Sea Levels Rise, Survival Fails. Who Gets Saved, And Who Gets Left Behind?

While you’ve been flipping out on the econopocalypse and tripping on Obama or the batshit losers in the Republican Party, something terrible has been proceeding without fanfare. Ice shelves and glaciers are evaporating like Michael Jackson’s career, raising sea levels around the world and jacking up the climate.

The bad news? Coastal cities, which means most of the Earth’s most densely populated cities, are due for a drowning. The good news? Well, there is no good news. I explained the rest in a piece for AlterNet that went live last week.

Sea Levels Are Rising: It’s Time to Decide Which Coastal Cities Are Worth Saving
[Scott Thill, AlterNet]
Since April Fool’s Day expired, there has been nothing but bad news about Earth’s various ice shelves circulating through the news. Antarctica’s Wordie and Larsen ice shelves? The first is simply gone, and the second is disappearing fast. How about the Connecticut-sized Wilkins shelf? It has fragmented into polar pieces after the ice tether holding it to the Antarctic peninsula snapped this week, signaling that the Earth is undergoing some profound changes.

So what do melting ice shelves a world away have to do with the rest of us? That is where the fools come in.

“This continued and often-significant glacier retreat is a wakeup call that change is happening,” USGS glaciologist Jane Ferrigno explained in a joint United States Geological Survey and British Antarctic Survey on the melt. “Antarctica is of special interest, because it holds an estimated 91 percent of the Earth’s glacier volume, and change anywhere in the ice sheet poses significant hazards to society.”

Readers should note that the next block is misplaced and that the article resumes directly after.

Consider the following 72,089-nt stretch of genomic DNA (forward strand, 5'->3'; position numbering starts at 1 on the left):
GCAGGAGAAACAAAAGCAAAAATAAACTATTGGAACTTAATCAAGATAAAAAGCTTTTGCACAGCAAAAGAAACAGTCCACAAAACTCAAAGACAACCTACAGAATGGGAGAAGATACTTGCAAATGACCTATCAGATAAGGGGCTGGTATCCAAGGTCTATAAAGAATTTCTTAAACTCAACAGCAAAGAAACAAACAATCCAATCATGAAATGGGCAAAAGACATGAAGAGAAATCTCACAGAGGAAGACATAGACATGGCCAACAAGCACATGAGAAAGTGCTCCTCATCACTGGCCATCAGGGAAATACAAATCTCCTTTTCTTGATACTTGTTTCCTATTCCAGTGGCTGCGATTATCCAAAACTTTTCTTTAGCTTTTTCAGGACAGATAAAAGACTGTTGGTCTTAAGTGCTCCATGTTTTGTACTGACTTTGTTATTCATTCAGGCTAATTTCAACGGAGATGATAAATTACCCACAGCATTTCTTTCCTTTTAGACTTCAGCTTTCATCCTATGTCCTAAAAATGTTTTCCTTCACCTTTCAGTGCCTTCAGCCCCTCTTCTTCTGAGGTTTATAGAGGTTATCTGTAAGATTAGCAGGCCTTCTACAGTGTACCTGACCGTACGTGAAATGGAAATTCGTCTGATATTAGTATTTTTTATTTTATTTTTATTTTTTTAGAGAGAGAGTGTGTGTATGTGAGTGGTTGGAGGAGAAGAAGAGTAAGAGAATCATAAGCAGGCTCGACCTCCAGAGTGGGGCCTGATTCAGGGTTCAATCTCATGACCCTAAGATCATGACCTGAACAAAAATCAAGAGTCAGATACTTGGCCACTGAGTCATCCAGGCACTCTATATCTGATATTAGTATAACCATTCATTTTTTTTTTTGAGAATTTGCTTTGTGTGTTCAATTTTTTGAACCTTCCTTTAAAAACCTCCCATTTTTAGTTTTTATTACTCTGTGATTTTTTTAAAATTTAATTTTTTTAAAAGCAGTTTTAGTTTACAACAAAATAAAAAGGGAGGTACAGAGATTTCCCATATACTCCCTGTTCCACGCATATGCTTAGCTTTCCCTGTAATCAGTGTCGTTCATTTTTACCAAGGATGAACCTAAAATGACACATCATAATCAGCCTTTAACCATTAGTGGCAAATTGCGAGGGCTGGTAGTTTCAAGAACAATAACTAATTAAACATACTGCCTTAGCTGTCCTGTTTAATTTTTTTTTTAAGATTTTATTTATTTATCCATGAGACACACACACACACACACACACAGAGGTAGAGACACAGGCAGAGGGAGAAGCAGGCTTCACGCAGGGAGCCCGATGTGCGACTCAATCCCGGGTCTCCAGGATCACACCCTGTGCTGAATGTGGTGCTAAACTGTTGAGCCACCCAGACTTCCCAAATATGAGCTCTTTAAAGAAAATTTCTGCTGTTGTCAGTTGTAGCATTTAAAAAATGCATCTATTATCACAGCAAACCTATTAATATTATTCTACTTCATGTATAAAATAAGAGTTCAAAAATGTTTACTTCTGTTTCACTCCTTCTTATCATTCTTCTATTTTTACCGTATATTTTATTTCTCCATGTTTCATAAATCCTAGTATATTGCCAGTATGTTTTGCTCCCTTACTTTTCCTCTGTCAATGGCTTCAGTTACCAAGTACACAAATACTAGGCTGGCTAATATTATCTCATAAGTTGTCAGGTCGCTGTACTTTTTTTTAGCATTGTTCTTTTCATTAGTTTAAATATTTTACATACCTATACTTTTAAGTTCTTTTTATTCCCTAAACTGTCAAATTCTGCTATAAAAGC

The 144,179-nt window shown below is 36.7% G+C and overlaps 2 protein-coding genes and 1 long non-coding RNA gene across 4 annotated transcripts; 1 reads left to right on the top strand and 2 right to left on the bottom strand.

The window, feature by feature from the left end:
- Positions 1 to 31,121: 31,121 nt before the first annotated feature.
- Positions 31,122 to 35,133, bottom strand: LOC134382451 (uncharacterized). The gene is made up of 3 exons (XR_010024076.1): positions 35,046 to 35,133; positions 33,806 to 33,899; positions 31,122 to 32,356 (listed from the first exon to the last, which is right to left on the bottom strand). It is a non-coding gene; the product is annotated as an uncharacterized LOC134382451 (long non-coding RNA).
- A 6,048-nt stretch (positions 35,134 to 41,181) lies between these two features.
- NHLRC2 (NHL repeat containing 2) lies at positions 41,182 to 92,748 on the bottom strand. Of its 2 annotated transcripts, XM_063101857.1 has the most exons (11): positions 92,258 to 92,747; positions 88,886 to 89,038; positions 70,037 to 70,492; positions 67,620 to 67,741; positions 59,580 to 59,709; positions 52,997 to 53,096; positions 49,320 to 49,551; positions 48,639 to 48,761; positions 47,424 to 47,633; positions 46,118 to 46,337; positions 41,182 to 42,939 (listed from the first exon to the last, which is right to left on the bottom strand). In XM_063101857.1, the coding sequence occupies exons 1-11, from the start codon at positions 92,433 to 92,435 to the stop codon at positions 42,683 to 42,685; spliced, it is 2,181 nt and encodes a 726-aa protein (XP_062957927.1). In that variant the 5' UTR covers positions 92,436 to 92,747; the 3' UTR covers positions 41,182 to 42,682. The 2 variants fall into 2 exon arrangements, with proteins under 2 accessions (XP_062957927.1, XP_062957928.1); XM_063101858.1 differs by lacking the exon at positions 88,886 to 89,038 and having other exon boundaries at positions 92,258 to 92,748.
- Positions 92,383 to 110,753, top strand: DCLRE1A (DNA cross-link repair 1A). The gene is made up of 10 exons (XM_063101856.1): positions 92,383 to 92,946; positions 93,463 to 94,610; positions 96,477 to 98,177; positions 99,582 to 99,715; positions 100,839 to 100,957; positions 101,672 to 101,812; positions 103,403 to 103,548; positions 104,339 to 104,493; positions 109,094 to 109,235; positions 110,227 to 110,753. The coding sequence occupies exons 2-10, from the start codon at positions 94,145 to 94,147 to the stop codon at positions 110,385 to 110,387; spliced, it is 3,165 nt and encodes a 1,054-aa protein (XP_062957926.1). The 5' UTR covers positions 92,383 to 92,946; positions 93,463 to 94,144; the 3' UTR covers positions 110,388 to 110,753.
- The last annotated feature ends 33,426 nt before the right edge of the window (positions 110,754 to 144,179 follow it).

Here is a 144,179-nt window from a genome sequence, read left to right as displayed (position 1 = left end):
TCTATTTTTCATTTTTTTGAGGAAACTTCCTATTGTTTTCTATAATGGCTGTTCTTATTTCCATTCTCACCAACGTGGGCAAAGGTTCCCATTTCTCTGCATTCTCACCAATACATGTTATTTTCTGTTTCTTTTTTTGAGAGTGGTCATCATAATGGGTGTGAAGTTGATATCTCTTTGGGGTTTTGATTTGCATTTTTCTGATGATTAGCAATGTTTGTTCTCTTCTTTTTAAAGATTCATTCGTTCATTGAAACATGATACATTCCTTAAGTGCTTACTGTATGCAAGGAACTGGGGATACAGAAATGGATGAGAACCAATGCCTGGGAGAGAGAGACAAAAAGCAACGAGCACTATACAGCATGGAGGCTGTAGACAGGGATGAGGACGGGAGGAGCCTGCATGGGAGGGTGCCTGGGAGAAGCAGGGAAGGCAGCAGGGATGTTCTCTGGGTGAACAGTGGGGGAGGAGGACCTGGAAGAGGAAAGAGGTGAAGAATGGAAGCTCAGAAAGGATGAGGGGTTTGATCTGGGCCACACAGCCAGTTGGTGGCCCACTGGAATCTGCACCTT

In other words, giant ice cubes the size of American states melting into the ocean should worry everyone on Earth living in a territory with a coast, and even those without. That includes California, which went under the climatalogical microscope in a recent Pacific Institute analysis on sea-rise bankrolled by the California Energy Commission, California Department of Transportation and the Ocean Protection Council.

Mashing together data on exponential polar melts, rising seas and coastal development, it came to a relatively reasonable conclusion.

“Sea-level rise will change the character of the California coast,” Pacific Institute Senior Research Associate and study co-author Heather Cooley, tolddrow AlterNet. “My sense is that there are areas we will protect and areas we will abandon. We need to begin the process now.” MORE @ ALTERNET

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